In this soulless century of destruction and despair, it is heartening to see a growing interest in the connections between anarchist philosophy and the universal ancient spiritual wisdom of humankind.
On May 2 I had the pleasure of attending a talk by young scholar Dr Enrique Galvan-Alvarez that explored one aspect of this important area of research and analysis.
The talk was called “Skill-in-Means and Ends: Formulating a Buddhist Anarchism” and it was hosted by Goldsmiths, University of London.
Dr Galvan-Alvarez started off by countering the common misconception that Buddhism is completely incompatible with anarchism, since one is seen as peaceful and the other as violent.
Explaining the Buddhist concept of upaya kaushalya, or skilful means, he said that this must always have the aim of enlightenment, whether individual or collective. Sometimes, as in Tibet at the moment, the aim of peace is seen as best pursued by means of peace, prefiguring the future society that is desired.
But upaya kaushalya must also be in harmony with its context and at other times resisting tyranny in a non-pacifist way can be regarded as skilful means – for instance, in the 9th century, faced with a king who was persecuting Buddhism, a monk stepped forward and volunteered to kill him.
Of course, this idea can be used by governments – such as in the Japanese state’s concept of a “compassionate war” in which “war is able to exterminate itself”.
But it was also a belief held by the anarchist Buddhists who emerged at the end of the 19th century and the start of the 20th, explained Dr Galvan-Alvarez.
They formulated an alignment of the two traditions, whose similarity is perhaps most evident through their shared vision of a future Utopia.
He spoke of the Buddhist insistence on impermanence – with its implication that the social order as it is now is not a concrete reality that will stand for all time – and discussed the concept of karma.
With time running out, partly because of the discussion prompted by the talk, Dr Galvan-Alvarez spoke briefly about a couple of historic anarcho-Buddhists.
The first of these was Taixu (1890-1947), a Chinese monk who was part of the revolutionary movement and supported propaganda by deed.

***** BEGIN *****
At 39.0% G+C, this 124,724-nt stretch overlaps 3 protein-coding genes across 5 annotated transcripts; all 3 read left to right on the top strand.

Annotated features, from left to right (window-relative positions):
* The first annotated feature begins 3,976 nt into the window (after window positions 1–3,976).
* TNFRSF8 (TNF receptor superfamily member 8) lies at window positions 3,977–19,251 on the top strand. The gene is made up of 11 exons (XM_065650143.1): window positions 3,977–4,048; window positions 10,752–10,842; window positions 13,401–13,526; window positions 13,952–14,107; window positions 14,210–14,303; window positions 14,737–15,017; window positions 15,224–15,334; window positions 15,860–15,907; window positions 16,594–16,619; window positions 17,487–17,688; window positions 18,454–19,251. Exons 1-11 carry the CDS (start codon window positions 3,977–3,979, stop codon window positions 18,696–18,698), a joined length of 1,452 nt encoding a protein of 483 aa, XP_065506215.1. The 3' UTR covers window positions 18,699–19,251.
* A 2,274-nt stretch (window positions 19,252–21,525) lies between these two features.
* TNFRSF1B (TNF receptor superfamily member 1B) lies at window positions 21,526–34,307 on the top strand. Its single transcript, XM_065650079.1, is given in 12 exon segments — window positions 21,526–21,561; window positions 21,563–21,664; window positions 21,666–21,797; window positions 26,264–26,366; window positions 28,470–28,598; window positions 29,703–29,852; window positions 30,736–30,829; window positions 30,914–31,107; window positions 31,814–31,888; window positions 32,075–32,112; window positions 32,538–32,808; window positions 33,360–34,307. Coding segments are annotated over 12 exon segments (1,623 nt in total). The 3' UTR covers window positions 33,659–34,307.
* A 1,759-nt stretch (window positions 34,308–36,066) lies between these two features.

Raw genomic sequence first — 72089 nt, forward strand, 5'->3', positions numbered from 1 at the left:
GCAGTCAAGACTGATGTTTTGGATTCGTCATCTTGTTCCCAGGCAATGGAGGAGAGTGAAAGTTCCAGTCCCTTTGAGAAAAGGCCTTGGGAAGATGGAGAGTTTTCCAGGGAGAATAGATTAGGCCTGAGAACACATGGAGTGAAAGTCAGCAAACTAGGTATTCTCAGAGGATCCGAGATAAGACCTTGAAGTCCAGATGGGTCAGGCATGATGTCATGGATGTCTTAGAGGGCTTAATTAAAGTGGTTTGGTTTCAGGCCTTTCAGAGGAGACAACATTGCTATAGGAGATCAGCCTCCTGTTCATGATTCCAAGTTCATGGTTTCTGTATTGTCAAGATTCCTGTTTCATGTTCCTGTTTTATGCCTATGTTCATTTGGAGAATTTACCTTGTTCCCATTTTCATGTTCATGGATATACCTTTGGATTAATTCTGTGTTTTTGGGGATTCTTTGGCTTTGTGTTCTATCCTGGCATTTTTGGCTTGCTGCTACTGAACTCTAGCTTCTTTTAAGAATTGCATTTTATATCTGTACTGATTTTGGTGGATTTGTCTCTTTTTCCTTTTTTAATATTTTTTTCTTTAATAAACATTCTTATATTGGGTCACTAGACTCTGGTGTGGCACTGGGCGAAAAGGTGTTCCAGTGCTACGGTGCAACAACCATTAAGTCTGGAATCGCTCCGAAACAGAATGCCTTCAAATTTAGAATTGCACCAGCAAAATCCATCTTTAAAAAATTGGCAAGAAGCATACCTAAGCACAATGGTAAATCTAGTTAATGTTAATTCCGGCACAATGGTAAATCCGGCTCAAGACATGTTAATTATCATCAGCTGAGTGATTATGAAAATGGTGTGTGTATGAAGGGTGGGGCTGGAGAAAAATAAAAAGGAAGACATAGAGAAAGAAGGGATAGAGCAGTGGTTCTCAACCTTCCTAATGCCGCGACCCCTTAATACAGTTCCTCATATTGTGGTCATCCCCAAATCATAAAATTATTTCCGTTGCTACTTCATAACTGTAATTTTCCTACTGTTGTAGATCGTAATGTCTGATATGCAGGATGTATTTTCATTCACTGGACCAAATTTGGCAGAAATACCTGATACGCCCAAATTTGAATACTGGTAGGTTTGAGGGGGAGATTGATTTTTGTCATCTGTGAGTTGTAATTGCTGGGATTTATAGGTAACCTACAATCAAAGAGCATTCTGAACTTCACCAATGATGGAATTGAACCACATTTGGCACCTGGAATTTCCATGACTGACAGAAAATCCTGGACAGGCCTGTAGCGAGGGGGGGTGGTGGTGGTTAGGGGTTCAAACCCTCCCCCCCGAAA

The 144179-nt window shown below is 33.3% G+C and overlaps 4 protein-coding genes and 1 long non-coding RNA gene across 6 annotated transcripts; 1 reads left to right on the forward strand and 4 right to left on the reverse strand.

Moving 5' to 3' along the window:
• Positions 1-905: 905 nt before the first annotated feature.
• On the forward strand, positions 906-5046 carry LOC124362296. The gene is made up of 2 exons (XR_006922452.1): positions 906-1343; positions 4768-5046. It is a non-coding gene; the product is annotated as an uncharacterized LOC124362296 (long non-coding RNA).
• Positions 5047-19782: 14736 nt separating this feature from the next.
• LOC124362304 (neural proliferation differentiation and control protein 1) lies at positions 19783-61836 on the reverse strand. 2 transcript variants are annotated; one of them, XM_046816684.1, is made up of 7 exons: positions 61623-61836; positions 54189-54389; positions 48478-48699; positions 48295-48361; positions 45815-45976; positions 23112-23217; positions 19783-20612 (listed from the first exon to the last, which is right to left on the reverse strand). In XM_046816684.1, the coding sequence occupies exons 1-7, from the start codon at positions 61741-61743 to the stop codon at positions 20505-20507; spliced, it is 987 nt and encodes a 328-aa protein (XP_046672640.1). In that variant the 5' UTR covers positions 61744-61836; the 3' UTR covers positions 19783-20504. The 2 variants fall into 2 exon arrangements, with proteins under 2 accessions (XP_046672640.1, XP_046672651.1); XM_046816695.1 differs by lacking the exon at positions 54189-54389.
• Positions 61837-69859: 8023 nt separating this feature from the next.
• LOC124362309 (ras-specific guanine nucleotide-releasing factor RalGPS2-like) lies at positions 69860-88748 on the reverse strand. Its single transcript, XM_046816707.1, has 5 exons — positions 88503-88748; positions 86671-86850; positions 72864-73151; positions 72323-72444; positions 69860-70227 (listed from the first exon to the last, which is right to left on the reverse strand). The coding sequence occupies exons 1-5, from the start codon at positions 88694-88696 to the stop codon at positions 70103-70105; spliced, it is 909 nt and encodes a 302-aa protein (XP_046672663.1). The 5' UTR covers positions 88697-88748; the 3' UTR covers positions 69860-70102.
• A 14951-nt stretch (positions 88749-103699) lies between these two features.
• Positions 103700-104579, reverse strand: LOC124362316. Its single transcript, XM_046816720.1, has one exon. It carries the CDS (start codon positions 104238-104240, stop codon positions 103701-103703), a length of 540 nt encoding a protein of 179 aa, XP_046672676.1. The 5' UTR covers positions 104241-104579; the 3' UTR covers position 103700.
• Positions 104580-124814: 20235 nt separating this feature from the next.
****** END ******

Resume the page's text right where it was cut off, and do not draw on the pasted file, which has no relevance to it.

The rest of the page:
His concept of “fraternal love” was derived from a blend of Kropotkin’s theory of Mutual Aid and the Buddhist concepts of compassion (mahakaruna) and Buddha nature (tathagatagarbha). Taixu was also renowned for his opposition to state socialism, declaring: “Only those who embrace anarchism really see government as hell; state socialists see it as the land of bliss.”
Dr Galvan-Alvarez also mentioned Uchiyama Gudo (1874-1911), a Zen monk in Japan who taught that the essence of dhamma (natural law) was equality. He wrote that there were three leeches sucking the people’s blood – the emperor, the rich and the big landowners. The emperor was not descended from gods, he declared, but from thieves. This truth was too much for the Japanese state and Gudo was executed.
An important lesson to be drawn from the talk was that while Buddhism is not identical to anarchism, and does sometimes manifest in very conservative forms, it is eminently compatible with it.
In my view, the same is true of other religious traditions – which all form part of the same universal human spirituality. The outer or exoteric forms, which are most familiar to us, have often been adapted to justify and defend social hierarchies and are nothing more than empty shells.
But, I would argue, the inner – or esoteric – content remains on a different level to the worldly uses to which the religion is harnessed and thus remains a potential source of inspiration for movements that challenge the very social system the exoteric religion is used to prop up.
Ultimately the message of inner religion is oneness – the unity of everything. The individual’s task is to understand this, to shed the illusion of separateness and ego, and then to do their best to act in such a way as benefits the Whole to which they belong.
And, as Dr Galvan-Alvarez pointed out, the skilful means we use depends entirely on context.